Preparation of denaturing 6% polyacrylamide gels for microsatellite analysis


also for SSAP, high-resolution IRAP/ISSR and other analyses)

Saadiah Jamli and Pat Heslop-Harrison November 2003

University of Leicester

Preparation of the plates

  1. Bigger plate for treatement with Repel-silane

a) Wear gloves. Clean the plate with laboratory detergent (type used for cleaning radioactivity – e.g. 25% Lipsol) and warm water. Rinse.

b) Clean the upper surface with 100% ethanol. Using blue rolls of tissues, polish until it ‘squeaks'.

c) Apply a few drops of Repel-silane to the upper surface of the plate and spread evenly using blue roll.

d) Wipe with warm water and then 100% ethanol, and let air dry.

Change gloves between working with Repel-silane and Bind-silane

  1. Eared plate for binding

a) Clean the plate with detergent (25% Lipsol) and warm water. (You may also need to use a razor blade to remove old bits of gels that have stuck). Rinse.

b) Clean the upper surface with 100% ethanol. Using blue roll, polish until it squeaks.

c) Apply 20 m l Bind-silane to the upper surface of the plate and spread evenly using blue roll.

d) Wipe with warm water and then 100% ethanol, and let air dry.

  1. Ensure the spacers are clean and dry. Align and sandwich between square plate and the eared plate. Secure plates with bulldog clips.

Preparation of polyacrylamide gel

  1. With gloves, prepare

4.5 ml acrylamide solution (care – neurotoxin)

3.0 ml 10X TBE

14.4 g urea

Top up with deionized water to 30 ml for 20cm x 20cm plates.

  1. De-gas this mixture (evacuate 2-3 times in a vacuum desiccator).
  2. Add 15 m l TEMED to the solution.
  3. Add 150 m l 10% fresh ammonium persulfate (or from aliquots frozen at –20C) and swirl around.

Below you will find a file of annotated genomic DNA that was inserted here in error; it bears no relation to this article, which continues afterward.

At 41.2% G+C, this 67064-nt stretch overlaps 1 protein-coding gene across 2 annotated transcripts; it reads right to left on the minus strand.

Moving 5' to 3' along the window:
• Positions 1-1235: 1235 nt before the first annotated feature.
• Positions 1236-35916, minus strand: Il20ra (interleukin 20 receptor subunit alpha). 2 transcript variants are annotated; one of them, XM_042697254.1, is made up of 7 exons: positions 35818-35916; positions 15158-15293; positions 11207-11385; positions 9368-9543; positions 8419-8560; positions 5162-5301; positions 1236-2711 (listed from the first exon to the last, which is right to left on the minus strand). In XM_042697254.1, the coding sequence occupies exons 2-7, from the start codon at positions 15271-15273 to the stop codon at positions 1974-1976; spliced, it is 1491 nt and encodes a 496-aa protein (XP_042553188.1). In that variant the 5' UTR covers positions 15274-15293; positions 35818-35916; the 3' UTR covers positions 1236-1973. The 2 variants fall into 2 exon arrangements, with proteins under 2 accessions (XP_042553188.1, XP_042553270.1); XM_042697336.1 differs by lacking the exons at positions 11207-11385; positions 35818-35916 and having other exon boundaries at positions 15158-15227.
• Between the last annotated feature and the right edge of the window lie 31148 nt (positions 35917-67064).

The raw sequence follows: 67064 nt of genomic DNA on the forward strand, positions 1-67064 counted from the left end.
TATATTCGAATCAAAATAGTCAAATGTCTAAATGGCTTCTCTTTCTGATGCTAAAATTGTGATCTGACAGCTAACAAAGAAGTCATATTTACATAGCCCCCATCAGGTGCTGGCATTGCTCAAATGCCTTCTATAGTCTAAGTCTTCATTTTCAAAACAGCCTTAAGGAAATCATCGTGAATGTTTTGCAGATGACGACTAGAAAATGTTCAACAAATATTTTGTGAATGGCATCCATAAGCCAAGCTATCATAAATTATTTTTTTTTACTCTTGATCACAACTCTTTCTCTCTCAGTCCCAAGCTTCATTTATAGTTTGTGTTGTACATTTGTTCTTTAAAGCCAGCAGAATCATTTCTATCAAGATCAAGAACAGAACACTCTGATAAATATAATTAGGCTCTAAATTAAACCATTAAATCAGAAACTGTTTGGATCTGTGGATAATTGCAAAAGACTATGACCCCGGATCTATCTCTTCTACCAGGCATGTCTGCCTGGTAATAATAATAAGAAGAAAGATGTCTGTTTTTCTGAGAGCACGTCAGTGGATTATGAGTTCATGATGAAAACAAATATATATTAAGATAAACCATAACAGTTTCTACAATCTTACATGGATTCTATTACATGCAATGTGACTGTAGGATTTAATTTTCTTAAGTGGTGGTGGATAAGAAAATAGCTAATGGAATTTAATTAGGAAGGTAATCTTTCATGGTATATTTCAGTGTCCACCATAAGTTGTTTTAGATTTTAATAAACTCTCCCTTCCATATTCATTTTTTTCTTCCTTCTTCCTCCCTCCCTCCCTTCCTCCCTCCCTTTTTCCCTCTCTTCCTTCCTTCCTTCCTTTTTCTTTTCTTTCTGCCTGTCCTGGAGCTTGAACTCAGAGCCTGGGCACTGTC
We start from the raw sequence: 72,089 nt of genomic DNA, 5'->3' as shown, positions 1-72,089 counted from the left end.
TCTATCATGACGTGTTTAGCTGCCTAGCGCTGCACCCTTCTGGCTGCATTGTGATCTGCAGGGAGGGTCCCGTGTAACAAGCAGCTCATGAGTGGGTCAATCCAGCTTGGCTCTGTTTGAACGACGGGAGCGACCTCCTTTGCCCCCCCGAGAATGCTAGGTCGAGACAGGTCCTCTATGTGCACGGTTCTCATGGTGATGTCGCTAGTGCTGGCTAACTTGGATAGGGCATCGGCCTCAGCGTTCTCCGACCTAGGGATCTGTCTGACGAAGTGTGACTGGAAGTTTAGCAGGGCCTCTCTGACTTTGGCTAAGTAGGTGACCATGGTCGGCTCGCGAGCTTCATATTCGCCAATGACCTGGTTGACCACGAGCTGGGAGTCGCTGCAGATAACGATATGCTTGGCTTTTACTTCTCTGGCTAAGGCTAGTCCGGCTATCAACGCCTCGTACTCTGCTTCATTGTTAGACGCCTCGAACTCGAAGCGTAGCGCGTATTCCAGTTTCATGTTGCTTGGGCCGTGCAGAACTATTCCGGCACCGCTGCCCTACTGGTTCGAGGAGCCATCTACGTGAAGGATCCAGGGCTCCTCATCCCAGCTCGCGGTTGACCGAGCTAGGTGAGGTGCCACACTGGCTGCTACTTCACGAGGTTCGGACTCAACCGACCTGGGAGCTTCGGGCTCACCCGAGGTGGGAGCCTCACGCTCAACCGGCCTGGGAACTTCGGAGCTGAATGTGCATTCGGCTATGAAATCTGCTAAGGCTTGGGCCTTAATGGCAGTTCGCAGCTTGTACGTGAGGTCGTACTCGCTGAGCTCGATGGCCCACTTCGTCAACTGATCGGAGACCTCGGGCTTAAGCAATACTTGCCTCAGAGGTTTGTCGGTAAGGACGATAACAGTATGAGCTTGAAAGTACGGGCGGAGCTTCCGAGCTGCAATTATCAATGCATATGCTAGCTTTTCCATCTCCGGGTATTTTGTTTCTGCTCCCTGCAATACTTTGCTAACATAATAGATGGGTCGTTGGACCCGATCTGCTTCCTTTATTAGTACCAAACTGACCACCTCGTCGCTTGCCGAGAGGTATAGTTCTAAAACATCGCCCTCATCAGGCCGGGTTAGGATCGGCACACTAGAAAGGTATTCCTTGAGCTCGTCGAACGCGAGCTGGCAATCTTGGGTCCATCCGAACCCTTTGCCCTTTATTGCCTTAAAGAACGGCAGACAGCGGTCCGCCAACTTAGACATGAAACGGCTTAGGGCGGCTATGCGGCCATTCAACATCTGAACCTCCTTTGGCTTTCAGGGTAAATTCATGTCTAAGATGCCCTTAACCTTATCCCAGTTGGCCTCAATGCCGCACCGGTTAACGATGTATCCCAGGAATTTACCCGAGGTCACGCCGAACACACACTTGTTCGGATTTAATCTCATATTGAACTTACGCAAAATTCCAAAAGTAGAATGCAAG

4. Working quickly (maximum 5 min), pour the gel mix on square plate carefully to avoid bubbles, while sliding in the eared plate (or use a 50ml syringe).
  5. Insert comb into to of plate: if using sharkstooth/sawtooth comb, place flat side against the top of the gel, displacing some liquid.
  6. Leave to polymerise for about 1 hour.
  7. Remove top spacer, and wash well with distilled water from a wash bottle to remove both unpolymerized acrylamide and crystallized urea. This is very important. Wash bottom of gel to removed unpolymerized acrylamide.

Polyacrylamide gel running

  1. Pour 1X TBE into the top reservoir and lower reservoir of the gel apparatus.
  2. Pre-run at 25 watts for 30 minutes to ‘clean' and pre-heat gel.
  3. Meanwhile denature the PCR reaction for 5 minutes at 95 O C and straight away place on ice.
  4. Load the sample.

Marker ladder: 5 m l hyperladder + 3 m l formamide loading buffer

PCR reaction: 3 m l PCR product + 3.0 m l formamide loading buffer

  1. Load 6 m l of each sample into individual wells of the gel
  2. Run gel until the dark blue just runs off the bottom of the gel or as appropriate.

Silver staining

a) Fixer (10% acetic acid)

Add 50 ml glacial acetic acid to 450 ml distilled water

b) Silver stain

Add 3 ml 1N silver nitrate solution in 500 ml distilled water.

Then add 0.75ml formamide

c) Developer

Dissolve 15 g sodium carbonate in 500 ml distilled water and put at 4 O C

1. Remove the gel and separate the plates carefully with a single-edged razor blade.

2. Place the gel in tray with the fixer and leave shaking in a fume hood for 30 minutes. Pour off fixer (save).

3. Wash with water for 10 – 15 minutes, on shaker. Rinse again and pour off the water.

4. Add silver-stain and leave shaking for 30 minutes (Silver stain can be re-used up to 10 times).

5. Immediately before developing the gel, add in 75 m l sodium thiosulphate solution (0.1N) and 0.75 ml formamide to the pre-chilled developer solution.

6. After silver-stain (step 4), agitate the gel several times for 10 seconds.

7. Immediately agitate the gel in the developer until band development progress sufficiently.

8. Stop the reaction by adding the fixer saved earlier (step 2). Agitate until bubbles cease.

9. Rinse gel in water for 20 minutes.

10. Leave to surface dry by standing vertically for 10 min.

11. Scan the gel with a computer flatbed scanner, or photograph.

Saadiah Jamli and Pat Heslop-Harrison

University of Leicester

17 November 2003